“We can reconfirm that technology is just a tool,” said Dzambazova. “It will not make you a better person, it will not make you more creative, it will just help you make things differently. We are in a curious state. Who else can leverage this technology? Can this be an alternative to design in the future?”
Dzambazova cited a project in California, where an increase in the raven population, due to a rise in the human population and its garbage, has led to an increase in attacks on desert tortoises by the ravens.
To help protect the tortoise, Dzambazova explained that conservationist William Boarman and Hardshell Labs have been using ReMake to design and create 3D models of tortoise shells that are currently being tested to record the predatory behavior of the ravens as well as develop methods to discourage the ravens from their attacks. The concept is that when the ravens start attacking the shells, the shells will give off a nontoxic deterrent (something equivalent to pepper spray) and this will eventually train the ravens to leave the tortoises alone.
“This story is my inspiration. It’s why I moved from architecture to technology,” said Dzambazova. “I always wanted to be part of a team that will make technology that allows small players to play the big game.”
3D print settings in ReMake’s beta version, demonstrating the 3D printing of coral captured by thehydro.us
for a scientific project on coral research. (Image courtesy of Autodesk.)
Dzambazova was trained as an architect and transitioned to the digital design world. She’s been with Autodesk for 15 years. Back in the day, Dzambazova said, she was asked if she wanted to work on photogrammetry, and she wasn’t interested. Even she didn’t see the potential. Today, she said, “I am stupefied with how much better it’s become.” The level of the detail with the meshes has improved greatly, she added.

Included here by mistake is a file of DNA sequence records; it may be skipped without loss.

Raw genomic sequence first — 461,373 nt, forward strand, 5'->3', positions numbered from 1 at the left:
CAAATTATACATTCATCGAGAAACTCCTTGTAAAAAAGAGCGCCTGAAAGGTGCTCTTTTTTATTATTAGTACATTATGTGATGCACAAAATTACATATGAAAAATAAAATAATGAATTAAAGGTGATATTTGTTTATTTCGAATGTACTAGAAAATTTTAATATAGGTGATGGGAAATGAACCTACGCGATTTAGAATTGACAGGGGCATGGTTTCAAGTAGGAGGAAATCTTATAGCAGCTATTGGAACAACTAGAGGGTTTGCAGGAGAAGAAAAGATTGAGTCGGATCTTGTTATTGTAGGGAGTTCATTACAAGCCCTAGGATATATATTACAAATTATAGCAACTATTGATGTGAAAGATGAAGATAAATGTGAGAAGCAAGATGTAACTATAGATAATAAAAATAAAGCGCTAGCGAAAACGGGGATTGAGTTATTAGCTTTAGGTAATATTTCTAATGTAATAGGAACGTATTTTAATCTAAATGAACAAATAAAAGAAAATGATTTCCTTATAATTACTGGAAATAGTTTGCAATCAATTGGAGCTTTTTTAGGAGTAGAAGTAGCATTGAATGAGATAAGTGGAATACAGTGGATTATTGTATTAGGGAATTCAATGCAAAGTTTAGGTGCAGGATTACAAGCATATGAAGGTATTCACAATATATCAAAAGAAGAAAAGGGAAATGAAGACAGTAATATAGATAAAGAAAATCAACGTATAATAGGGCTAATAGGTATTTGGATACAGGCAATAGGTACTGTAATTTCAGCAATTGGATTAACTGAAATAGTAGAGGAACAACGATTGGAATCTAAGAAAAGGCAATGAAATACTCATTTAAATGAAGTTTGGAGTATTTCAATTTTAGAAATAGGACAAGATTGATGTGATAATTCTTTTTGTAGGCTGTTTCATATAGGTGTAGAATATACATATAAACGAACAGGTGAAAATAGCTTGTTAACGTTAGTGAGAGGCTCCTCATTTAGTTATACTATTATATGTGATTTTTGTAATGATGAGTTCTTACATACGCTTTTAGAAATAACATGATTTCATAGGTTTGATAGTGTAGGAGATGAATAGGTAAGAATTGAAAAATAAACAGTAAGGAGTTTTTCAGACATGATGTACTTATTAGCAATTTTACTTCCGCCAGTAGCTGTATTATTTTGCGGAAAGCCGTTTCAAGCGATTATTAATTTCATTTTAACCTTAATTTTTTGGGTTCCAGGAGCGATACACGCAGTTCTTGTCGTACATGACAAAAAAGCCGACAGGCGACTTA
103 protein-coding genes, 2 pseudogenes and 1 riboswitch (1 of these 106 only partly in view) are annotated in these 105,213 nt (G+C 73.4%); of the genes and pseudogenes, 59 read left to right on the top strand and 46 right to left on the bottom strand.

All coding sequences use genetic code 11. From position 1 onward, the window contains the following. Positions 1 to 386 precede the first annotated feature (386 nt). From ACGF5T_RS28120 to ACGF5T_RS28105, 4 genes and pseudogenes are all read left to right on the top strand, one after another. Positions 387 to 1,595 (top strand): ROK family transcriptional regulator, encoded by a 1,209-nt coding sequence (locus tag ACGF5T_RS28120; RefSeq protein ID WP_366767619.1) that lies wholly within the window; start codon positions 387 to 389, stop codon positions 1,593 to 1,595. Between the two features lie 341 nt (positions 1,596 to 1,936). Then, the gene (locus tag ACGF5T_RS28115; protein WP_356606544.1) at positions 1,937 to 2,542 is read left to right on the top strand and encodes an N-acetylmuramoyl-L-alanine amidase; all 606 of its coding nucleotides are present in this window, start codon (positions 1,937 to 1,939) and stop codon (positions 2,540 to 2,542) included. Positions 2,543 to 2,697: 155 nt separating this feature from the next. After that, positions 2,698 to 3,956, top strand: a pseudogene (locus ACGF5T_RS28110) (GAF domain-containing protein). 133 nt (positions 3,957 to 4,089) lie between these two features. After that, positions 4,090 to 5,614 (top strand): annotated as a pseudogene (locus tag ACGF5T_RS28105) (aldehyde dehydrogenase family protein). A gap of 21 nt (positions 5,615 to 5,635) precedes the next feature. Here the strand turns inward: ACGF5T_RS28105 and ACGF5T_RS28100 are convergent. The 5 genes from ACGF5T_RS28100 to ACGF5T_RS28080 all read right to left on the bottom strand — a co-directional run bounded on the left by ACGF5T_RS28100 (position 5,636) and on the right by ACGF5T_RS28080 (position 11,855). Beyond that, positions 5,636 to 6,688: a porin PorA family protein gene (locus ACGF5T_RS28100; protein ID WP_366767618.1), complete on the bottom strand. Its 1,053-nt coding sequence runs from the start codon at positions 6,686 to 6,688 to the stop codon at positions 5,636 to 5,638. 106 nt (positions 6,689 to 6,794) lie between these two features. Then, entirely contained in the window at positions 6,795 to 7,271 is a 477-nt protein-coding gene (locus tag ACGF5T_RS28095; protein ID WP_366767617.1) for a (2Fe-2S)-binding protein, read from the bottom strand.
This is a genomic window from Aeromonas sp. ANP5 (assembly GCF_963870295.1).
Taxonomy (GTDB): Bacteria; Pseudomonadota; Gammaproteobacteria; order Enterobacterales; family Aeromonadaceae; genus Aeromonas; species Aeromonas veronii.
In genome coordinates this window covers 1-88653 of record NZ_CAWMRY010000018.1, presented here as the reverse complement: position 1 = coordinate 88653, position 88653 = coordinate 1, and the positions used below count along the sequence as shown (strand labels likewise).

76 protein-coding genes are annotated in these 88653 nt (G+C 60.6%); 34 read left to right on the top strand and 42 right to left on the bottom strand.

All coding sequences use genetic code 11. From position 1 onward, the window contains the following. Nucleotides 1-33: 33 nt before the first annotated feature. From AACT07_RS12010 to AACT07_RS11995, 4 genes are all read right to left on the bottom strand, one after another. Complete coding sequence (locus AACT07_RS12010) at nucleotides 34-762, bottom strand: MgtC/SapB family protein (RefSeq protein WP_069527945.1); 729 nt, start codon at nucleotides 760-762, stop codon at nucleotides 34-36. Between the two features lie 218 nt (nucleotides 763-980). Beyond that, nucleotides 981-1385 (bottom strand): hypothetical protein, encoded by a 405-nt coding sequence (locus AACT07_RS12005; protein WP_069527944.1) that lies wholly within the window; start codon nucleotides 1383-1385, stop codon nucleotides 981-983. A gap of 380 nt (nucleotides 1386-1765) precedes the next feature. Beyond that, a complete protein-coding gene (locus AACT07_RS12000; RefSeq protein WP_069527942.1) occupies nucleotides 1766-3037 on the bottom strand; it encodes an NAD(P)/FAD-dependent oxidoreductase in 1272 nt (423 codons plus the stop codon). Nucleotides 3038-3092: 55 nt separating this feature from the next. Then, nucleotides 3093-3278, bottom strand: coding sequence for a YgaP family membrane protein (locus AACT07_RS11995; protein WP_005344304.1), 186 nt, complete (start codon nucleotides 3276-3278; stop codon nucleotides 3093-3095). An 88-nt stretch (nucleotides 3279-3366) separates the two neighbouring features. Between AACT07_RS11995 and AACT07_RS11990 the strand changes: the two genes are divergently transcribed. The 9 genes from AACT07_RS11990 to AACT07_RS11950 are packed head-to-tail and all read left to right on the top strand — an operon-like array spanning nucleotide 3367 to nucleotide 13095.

Applying this concept to another real-world experience, the Autodesk ReMake team recently collaborated with SmithsonianX 3D, part of the Digitization Program Office at the Smithsonian Institution. This division is charged with the herculean task of taking millions of objects and creating 3D images and prints that can be used in museums and for research and education throughout the world. It basically takes the museum out of the museum and allows people to access it from anywhere.
“This is the end of ‘Do Not Touch,’” said Dzambazova, recalling her conversations with Vince Rossi and Adam Metallo from the digitization team at the Smithsonian and citing an oft-seen phrase on signs in museums.“Now we can touch.”
The Smithsonian collection is stored and based on the online 3D graphics browser technology WebGL, although the team at Autodesk is creating a special edition for the Smithsonian to enhance the presentation of its materials, combining video, audio, text and drawings.
“The interesting thing for me is the blur between the analog and digital world,” said Dzambazova.“Designers and artists are making things with their hands and now they have the tools to turn them into 3D images and sculptures that can then be used in different ways.”
A bicycle pedal (right) that was created
in ReMake and Fusion 360. (Image courtesy of Alex Lobos, professor of industrial design at the Rochester Institute of Technology.)
Now that the team at Autodesk has developed the first release of ReMake, it wants to improve upon the product and make it more useful.
“These are very interesting concepts that I believe will impact Autodesk as a company because our customers are designers and engineers. Their lives will change, so our lives will change,” said Dzambazova. “Software that frustrates you is a failed software. With ReMake, we will start to question every paradigm because we want to make the tool accessible. And the level of quality will reach the high-end engineering world as well.”
ReMake is initially launching on Windows with a Mac version to follow. For more information, including pricing, visit the ReMake website.
Sharon Donovan is a managing editor at ENGINEERING.com.